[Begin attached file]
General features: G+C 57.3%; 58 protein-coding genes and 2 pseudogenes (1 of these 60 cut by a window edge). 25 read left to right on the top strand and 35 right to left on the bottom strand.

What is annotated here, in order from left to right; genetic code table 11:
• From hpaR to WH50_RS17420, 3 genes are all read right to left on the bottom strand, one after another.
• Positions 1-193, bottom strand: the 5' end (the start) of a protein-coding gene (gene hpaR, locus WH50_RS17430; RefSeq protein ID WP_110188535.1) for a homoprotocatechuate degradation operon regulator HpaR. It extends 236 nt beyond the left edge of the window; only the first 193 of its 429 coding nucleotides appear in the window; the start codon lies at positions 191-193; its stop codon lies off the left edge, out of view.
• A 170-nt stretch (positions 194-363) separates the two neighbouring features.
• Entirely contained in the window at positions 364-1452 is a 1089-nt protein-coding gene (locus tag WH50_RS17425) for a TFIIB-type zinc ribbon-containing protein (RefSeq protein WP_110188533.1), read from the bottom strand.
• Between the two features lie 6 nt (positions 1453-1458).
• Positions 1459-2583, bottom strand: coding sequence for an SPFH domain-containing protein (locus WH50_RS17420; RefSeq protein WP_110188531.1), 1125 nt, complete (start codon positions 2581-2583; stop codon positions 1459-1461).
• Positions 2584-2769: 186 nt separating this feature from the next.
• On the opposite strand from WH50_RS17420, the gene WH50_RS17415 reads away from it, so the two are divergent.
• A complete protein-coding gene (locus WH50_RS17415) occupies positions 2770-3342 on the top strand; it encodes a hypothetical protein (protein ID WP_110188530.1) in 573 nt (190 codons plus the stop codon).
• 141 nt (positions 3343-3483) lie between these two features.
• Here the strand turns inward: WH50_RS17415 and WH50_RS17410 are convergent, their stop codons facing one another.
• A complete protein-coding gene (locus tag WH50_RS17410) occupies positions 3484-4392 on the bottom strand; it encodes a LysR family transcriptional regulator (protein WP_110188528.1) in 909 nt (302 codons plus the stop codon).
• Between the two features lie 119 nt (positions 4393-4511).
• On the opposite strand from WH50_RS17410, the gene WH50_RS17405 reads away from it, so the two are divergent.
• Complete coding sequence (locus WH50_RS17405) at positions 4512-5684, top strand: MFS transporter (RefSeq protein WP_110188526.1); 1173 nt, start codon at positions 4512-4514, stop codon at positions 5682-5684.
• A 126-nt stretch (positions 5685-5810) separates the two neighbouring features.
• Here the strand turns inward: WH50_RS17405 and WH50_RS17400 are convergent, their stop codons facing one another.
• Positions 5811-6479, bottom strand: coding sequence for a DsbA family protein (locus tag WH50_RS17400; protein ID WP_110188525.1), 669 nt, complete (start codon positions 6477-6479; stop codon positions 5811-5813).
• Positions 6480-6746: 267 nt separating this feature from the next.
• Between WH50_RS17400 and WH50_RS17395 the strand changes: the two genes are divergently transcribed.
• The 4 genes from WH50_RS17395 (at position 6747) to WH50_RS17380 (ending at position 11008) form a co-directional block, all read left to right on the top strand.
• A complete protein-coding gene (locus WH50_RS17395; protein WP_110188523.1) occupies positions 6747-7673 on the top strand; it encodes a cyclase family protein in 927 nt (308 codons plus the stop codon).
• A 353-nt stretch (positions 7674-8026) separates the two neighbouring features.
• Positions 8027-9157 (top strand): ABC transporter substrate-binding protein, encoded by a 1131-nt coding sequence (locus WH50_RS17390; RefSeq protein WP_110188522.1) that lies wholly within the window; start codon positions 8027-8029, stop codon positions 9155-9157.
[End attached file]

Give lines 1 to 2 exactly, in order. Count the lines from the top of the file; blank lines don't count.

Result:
General features: G+C 57.3%; 58 protein-coding genes and 2 pseudogenes (1 of these 60 cut by a window edge). 25 read left to right on the top strand and 35 right to left on the bottom strand.

What is annotated here, in order from left to right; genetic code table 11: